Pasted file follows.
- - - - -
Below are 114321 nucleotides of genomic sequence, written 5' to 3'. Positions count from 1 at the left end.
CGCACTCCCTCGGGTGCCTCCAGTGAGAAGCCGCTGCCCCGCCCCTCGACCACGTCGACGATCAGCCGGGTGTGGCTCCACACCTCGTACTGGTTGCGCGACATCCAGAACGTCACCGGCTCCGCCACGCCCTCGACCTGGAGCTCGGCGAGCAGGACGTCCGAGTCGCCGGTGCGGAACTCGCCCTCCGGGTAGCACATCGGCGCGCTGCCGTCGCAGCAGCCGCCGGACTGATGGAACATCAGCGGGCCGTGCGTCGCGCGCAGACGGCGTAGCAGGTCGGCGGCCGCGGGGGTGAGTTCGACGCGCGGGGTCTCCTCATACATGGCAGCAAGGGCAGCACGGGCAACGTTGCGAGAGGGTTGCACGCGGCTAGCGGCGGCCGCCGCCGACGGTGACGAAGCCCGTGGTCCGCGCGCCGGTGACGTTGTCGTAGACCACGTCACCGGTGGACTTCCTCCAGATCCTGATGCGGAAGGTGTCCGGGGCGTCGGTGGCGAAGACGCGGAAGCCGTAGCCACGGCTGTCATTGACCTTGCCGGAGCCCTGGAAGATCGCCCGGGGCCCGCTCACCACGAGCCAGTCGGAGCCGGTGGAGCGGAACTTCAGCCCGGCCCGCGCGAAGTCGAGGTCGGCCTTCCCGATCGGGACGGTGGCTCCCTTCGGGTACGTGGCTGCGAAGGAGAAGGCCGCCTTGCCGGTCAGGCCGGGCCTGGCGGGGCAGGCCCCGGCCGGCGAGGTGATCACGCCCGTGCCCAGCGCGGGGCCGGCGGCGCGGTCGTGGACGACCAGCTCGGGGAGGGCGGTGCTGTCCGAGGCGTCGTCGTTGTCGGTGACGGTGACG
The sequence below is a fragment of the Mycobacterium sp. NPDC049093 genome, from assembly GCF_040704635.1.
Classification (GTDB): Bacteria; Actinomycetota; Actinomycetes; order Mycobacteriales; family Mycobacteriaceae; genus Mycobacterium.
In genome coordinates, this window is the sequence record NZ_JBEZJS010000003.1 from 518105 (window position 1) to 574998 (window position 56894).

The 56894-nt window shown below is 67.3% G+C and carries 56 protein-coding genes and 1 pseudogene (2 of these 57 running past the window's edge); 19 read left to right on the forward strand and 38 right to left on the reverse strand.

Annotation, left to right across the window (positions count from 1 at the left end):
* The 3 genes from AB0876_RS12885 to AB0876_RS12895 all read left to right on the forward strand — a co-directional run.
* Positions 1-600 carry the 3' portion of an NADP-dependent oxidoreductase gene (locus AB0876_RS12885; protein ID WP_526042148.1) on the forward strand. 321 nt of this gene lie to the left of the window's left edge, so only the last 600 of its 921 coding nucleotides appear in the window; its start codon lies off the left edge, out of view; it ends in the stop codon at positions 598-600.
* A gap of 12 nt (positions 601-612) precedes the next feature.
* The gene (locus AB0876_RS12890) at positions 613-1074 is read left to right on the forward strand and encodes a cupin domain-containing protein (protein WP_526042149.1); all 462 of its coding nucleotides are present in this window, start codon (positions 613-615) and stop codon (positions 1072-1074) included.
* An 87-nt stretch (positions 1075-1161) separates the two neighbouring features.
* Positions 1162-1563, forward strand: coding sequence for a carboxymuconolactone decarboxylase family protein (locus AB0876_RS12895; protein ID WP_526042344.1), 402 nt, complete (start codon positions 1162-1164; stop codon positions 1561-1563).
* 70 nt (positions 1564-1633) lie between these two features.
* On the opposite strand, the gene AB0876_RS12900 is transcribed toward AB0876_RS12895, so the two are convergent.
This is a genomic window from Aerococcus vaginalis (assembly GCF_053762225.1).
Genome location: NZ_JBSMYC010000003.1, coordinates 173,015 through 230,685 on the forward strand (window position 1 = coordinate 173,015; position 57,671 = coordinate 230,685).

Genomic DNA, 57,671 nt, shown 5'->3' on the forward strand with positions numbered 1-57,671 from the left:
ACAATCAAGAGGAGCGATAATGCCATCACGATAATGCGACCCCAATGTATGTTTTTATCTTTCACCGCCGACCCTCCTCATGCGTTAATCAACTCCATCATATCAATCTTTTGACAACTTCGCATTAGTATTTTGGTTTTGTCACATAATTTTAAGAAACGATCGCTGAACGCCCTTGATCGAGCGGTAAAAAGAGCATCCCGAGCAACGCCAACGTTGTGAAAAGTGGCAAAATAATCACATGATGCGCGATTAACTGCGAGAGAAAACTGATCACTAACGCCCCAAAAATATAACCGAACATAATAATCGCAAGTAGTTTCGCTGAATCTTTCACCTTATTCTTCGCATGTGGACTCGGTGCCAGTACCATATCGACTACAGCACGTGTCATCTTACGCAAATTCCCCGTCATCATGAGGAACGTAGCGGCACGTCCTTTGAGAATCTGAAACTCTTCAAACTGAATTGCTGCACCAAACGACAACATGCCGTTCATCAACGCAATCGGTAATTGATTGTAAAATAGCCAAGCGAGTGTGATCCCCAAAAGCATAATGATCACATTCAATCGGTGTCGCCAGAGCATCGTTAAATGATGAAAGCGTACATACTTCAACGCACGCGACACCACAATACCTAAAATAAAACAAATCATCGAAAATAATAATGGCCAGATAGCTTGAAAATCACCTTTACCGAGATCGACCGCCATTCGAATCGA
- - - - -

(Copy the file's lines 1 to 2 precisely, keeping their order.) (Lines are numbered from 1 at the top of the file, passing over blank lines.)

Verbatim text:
Below are 114321 nucleotides of genomic sequence, written 5' to 3'. Positions count from 1 at the left end.
CGCACTCCCTCGGGTGCCTCCAGTGAGAAGCCGCTGCCCCGCCCCTCGACCACGTCGACGATCAGCCGGGTGTGGCTCCACACCTCGTACTGGTTGCGCGACATCCAGAACGTCACCGGCTCCGCCACGCCCTCGACCTGGAGCTCGGCGAGCAGGACGTCCGAGTCGCCGGTGCGGAACTCGCCCTCCGGGTAGCACATCGGCGCGCTGCCGTCGCAGCAGCCGCCGGACTGATGGAACATCAGCGGGCCGTGCGTCGCGCGCAGACGGCGTAGCAGGTCGGCGGCCGCGGGGGTGAGTTCGACGCGCGGGGTCTCCTCATACATGGCAGCAAGGGCAGCACGGGCAACGTTGCGAGAGGGTTGCACGCGGCTAGCGGCGGCCGCCGCCGACGGTGACGAAGCCCGTGGTCCGCGCGCCGGTGACGTTGTCGTAGACCACGTCACCGGTGGACTTCCTCCAGATCCTGATGCGGAAGGTGTCCGGGGCGTCGGTGGCGAAGACGCGGAAGCCGTAGCCACGGCTGTCATTGACCTTGCCGGAGCCCTGGAAGATCGCCCGGGGCCCGCTCACCACGAGCCAGTCGGAGCCGGTGGAGCGGAACTTCAGCCCGGCCCGCGCGAAGTCGAGGTCGGCCTTCCCGATCGGGACGGTGGCTCCCTTCGGGTACGTGGCTGCGAAGGAGAAGGCCGCCTTGCCGGTCAGGCCGGGCCTGGCGGGGCAGGCCCCGGCCGGCGAGGTGATCACGCCCGTGCCCAGCGCGGGGCCGGCGGCGCGGTCGTGGACGACCAGCTCGGGGAGGGCGGTGCTGTCCGAGGCGTCGTCGTTGTCGGTGACGGTGACG